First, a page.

I doubt if his version of how Kissinger, eye on the Presidential election, came to South Africa snared Mr Vorster, then encircled and snared Mr. Smith ',can be faulted in any important particular. It is not an impressionistic study. It is based on facts, which have been assembled in a remarkably short space of time. It is based upon a grasp (shared by remarkably few) of the gold market and its bearing on South Africa's economy; an acute sense of what happens in Washington just before a Presidential election and an impressive display of homework. Take this passage as a sample of the Johnson style:
'Nonetheless, the gold price showed a surprising buoyancy in the days after the Kissinger-Vorster talks in Pretoria, actually rising to $115. By the end of September it stood at $120. Something had clearly happened. All the pointers from the third sale had been downwards—and yet the price was going up. Among all market analysts an honourable place must go to the London firm of Capel & Co, for by 27 September they had, in their weekly review, spotted what the rest of the market had missed and suggested bluntly that Kissinger and Vorster had done a deal over the gold price: the US "would allow the price to rise to such a level as would let the South African economy off the hook": As one who happened to be in Pretoria and Salisbury at the time (coincidentally with a representative of James Capel & Co), 1 must hand it to Mr Johnson. What a good newspaper correspondent was lost to him. And he is right again when he asserts that Kissinger's magic at the time lay 'in the sticks and carrots he wielded, not the mere drama of his blue Boeing swooping from capital to capital'. Because the British Government failed to grasp this, it supposed fatuously that Kissinger's performance on the high wire could be resumed by Mr Ivor Richard. 'The result of this miscomprehension', observes Johnson aptly, 'was a strange extension of the rather sick joke of Geneva.'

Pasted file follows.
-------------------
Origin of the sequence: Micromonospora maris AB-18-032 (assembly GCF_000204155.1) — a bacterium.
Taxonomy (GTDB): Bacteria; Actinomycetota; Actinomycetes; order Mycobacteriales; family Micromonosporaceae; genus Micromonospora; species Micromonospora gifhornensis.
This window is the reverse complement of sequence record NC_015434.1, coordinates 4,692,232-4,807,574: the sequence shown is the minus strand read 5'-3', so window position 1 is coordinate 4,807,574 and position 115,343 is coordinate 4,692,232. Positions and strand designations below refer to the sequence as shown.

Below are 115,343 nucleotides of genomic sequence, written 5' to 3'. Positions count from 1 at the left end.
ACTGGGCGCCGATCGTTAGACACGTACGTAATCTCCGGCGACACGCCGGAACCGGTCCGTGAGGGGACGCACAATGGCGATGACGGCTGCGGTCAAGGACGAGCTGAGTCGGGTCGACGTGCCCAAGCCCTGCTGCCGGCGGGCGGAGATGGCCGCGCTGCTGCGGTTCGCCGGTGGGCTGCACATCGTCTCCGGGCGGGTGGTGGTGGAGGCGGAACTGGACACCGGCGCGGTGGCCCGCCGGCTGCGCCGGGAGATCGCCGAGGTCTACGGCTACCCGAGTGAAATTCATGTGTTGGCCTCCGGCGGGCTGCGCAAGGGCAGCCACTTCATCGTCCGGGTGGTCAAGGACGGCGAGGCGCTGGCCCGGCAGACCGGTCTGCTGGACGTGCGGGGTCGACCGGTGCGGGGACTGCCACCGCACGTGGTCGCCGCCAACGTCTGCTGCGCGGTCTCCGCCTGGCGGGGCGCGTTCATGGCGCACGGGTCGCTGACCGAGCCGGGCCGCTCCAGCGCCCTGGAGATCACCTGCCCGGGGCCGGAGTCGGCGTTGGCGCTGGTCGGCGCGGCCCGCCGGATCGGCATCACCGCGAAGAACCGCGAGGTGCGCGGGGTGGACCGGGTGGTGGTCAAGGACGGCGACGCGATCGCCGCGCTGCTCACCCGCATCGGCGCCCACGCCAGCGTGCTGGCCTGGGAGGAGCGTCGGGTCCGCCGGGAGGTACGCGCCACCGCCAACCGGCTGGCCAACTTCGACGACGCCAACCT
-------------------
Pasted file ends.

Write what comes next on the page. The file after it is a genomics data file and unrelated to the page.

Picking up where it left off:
What heightened the drama was that both Kissinger and Vorster faced political risks of their own, When the Kissinger dealings in South Africa began, Ronald Reagan was making his charge against Ford in the
primaries. He was denouncing detente and scoring well with it. The slide to the left in
Southern Africa, which had begun with the Cubans in Angola, required Kissinger to exercise extreme caution in his dealings with Vorster and Smith.
For his part, in dealing with Kissinger Vorster incurred the danger of being denounced by his right for betraying Smith and the whites' cause in Southern Africa. That put limits on what he could afford to be seen doing to bring Smith to heel.
Not much of this drama was communicated to the outside world at the time.
We had not even — I refer here to the news media — interested ourselves in the background of the Angola affair, which was largely responsible for sending Kissinger
into action. Until Robert Moss produced his analysis of Angola in the Sunday Telegraph,
none knew, none had troubled to inquire
how the Cubans came to be in Angola, though this was an event which changed the